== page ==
Well, it finally happened. By the time you read this, more than 1.2 million Walmart employees will have received a raise as the company boosts its minimum wage from $9 to $10 per hour. It may not sound like much, but that’s one – maybe even two – extra tanks of gas per week. Or groceries. Or cash for the light bill.
Every full-time employee will see their salary go up an average of 3 percent. Part-timers will see an average increase of twice that amount. But is it enough?
But is it enough? In recent years, Walmart has been taking a PR pounding, accused of exploiting employees by paying them less than subsistence wages and forcing them to depend on government welfare to make ends meet. Whether or not that accusation is a fair one, it landed hard and stuck firm.
As revenue began falling across the board and Walmart announced it would be closing more than 250 stores worldwide. The company needed a PR win. Enter “Making Change at Walmart” a union-backed initiative demanding a $15 per hour minimum wage. That was definitely not the solution Walmart wanted.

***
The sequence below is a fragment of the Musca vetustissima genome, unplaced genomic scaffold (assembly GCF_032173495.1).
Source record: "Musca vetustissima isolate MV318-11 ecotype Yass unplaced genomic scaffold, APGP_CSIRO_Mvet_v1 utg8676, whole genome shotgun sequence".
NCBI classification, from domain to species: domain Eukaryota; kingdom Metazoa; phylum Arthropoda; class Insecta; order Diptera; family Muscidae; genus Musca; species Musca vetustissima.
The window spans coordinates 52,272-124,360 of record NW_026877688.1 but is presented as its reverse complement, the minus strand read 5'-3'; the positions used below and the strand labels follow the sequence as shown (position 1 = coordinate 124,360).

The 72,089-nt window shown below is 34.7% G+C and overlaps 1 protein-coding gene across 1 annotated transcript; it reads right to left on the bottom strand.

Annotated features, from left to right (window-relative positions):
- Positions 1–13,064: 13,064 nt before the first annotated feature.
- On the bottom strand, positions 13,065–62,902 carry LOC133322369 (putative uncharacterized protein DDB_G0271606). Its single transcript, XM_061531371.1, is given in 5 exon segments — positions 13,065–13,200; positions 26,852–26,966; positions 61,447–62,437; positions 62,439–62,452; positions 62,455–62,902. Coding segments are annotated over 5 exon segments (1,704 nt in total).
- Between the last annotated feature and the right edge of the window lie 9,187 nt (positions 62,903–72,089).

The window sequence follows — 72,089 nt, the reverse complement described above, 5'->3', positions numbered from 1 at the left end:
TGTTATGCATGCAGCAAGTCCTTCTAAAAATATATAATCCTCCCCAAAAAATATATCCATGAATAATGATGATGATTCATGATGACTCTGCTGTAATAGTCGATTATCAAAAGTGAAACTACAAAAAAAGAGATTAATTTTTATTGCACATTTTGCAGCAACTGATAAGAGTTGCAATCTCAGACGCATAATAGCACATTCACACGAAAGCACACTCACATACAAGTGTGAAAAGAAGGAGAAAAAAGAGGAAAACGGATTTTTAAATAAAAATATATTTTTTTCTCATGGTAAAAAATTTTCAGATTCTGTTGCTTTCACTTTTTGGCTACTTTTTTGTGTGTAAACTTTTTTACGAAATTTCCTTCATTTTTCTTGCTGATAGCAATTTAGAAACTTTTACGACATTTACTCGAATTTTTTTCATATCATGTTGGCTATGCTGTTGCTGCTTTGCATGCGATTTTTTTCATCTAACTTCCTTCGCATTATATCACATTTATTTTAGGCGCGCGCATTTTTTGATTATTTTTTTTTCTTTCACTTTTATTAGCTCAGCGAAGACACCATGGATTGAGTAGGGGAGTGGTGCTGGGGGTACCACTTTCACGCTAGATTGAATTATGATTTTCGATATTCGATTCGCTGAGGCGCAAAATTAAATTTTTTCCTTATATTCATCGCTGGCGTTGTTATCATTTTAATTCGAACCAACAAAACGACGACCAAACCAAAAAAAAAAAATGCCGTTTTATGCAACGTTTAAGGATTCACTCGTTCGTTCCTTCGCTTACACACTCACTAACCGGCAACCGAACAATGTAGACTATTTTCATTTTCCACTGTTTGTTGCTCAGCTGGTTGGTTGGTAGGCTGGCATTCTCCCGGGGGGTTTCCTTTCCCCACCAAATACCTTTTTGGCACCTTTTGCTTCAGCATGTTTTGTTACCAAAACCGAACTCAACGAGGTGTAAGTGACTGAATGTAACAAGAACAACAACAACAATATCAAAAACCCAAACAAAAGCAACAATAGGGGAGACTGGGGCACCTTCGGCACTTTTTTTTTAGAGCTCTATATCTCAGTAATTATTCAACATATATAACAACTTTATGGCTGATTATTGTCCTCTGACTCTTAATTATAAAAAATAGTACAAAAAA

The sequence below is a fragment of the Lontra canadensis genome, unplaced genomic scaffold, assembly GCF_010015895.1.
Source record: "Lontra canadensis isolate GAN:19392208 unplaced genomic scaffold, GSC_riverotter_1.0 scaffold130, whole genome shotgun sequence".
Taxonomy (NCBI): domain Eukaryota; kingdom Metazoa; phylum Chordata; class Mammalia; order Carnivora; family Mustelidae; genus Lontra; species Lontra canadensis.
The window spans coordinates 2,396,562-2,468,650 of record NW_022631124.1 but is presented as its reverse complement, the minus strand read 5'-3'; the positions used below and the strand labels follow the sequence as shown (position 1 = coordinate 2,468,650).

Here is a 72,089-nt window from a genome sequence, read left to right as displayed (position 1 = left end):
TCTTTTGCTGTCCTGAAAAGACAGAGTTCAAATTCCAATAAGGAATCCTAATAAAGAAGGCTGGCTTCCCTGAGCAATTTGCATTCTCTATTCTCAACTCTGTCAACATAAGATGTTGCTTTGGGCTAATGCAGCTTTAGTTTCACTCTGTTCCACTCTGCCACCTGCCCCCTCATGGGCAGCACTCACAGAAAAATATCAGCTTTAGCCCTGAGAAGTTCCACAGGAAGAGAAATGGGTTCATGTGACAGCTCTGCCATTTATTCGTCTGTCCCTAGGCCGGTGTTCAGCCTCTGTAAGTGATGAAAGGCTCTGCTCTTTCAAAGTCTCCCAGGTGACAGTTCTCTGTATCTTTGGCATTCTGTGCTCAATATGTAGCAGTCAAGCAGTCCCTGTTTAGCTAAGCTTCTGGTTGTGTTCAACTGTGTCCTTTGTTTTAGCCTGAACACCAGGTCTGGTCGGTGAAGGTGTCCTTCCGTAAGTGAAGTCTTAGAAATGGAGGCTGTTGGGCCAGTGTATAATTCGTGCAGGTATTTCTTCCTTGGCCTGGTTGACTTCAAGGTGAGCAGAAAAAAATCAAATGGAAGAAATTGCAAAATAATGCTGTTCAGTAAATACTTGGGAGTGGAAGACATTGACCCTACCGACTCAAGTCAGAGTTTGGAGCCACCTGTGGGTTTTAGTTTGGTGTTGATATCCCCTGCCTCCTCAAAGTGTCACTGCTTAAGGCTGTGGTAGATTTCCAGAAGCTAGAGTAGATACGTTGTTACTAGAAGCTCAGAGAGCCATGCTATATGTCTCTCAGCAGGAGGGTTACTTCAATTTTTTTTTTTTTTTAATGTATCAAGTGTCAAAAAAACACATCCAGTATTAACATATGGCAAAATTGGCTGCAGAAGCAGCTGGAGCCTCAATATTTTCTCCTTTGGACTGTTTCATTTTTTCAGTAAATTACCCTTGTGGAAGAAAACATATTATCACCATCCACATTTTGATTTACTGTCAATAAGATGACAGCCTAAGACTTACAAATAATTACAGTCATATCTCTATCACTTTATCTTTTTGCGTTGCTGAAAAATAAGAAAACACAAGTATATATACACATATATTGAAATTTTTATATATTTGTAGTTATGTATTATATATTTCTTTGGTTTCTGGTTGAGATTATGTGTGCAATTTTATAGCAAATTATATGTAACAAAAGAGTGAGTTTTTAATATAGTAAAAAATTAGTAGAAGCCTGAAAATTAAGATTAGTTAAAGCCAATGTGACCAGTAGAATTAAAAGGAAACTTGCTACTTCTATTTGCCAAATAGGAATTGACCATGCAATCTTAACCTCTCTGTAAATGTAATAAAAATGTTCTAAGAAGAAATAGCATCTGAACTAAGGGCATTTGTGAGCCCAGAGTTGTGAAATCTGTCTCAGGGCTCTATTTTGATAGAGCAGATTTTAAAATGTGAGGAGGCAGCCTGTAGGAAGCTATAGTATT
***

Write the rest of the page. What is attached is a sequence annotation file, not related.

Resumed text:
But they had to concede something, the avalanche of negative PR was getting too strong. So, Walmart announced a few changes. First, it would increase wages. In addition, the company would change procedures so employees would learn their weekly schedule sooner, allowing for greater flexibility in their free time.
While, privately, some employees expressed appreciation for the move, which would make a difference in both their wallet and their calendar, “Making Change” scoffed, calling the changes little more than a “publicity stunt.”
Meanwhile, the back and forth has become a political football for presidential candidates such as Bernie Sanders, who routinely blasts Walmart from the campaign stump.
Walmart has, for the most part, refused to respond to those attacks. The raises are as much economic as they are political. With unemployment falling, competition is decreasing, so people don’t always have to settle for Whatever They Can Get. When there’s a choice, you need to give consumers and potential employees a reason to pick you. Something Walmart is still trying to figure out.
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